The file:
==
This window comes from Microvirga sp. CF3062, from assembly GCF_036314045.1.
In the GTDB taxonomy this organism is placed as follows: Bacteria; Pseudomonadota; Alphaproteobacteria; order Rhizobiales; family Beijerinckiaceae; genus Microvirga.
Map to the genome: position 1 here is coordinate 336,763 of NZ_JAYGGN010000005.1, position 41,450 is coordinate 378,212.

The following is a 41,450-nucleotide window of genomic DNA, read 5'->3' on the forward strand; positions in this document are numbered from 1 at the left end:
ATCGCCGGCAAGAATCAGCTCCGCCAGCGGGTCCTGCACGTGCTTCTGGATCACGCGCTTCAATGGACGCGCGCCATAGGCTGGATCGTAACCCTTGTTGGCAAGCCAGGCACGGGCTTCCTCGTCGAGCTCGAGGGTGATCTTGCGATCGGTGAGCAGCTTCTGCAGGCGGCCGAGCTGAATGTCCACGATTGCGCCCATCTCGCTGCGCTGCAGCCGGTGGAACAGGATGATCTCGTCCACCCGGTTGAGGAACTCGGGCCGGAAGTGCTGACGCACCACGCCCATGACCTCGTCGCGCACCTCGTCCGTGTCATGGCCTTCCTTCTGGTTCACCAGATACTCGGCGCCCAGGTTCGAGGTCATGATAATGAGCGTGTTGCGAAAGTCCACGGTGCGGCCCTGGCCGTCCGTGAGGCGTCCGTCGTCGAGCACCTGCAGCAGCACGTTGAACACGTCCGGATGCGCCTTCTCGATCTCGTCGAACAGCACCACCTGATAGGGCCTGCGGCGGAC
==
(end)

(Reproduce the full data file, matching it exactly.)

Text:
This window comes from Microvirga sp. CF3062, from assembly GCF_036314045.1.
In the GTDB taxonomy this organism is placed as follows: Bacteria; Pseudomonadota; Alphaproteobacteria; order Rhizobiales; family Beijerinckiaceae; genus Microvirga.
Map to the genome: position 1 here is coordinate 336,763 of NZ_JAYGGN010000005.1, position 41,450 is coordinate 378,212.

The following is a 41,450-nucleotide window of genomic DNA, read 5'->3' on the forward strand; positions in this document are numbered from 1 at the left end:
ATCGCCGGCAAGAATCAGCTCCGCCAGCGGGTCCTGCACGTGCTTCTGGATCACGCGCTTCAATGGACGCGCGCCATAGGCTGGATCGTAACCCTTGTTGGCAAGCCAGGCACGGGCTTCCTCGTCGAGCTCGAGGGTGATCTTGCGATCGGTGAGCAGCTTCTGCAGGCGGCCGAGCTGAATGTCCACGATTGCGCCCATCTCGCTGCGCTGCAGCCGGTGGAACAGGATGATCTCGTCCACCCGGTTGAGGAACTCGGGCCGGAAGTGCTGACGCACCACGCCCATGACCTCGTCGCGCACCTCGTCCGTGTCATGGCCTTCCTTCTGGTTCACCAGATACTCGGCGCCCAGGTTCGAGGTCATGATAATGAGCGTGTTGCGAAAGTCCACGGTGCGGCCCTGGCCGTCCGTGAGGCGTCCGTCGTCGAGCACCTGCAGCAGCACGTTGAACACGTCCGGATGCGCCTTCTCGATCTCGTCGAACAGCACCACCTGATAGGGCCTGCGGCGGAC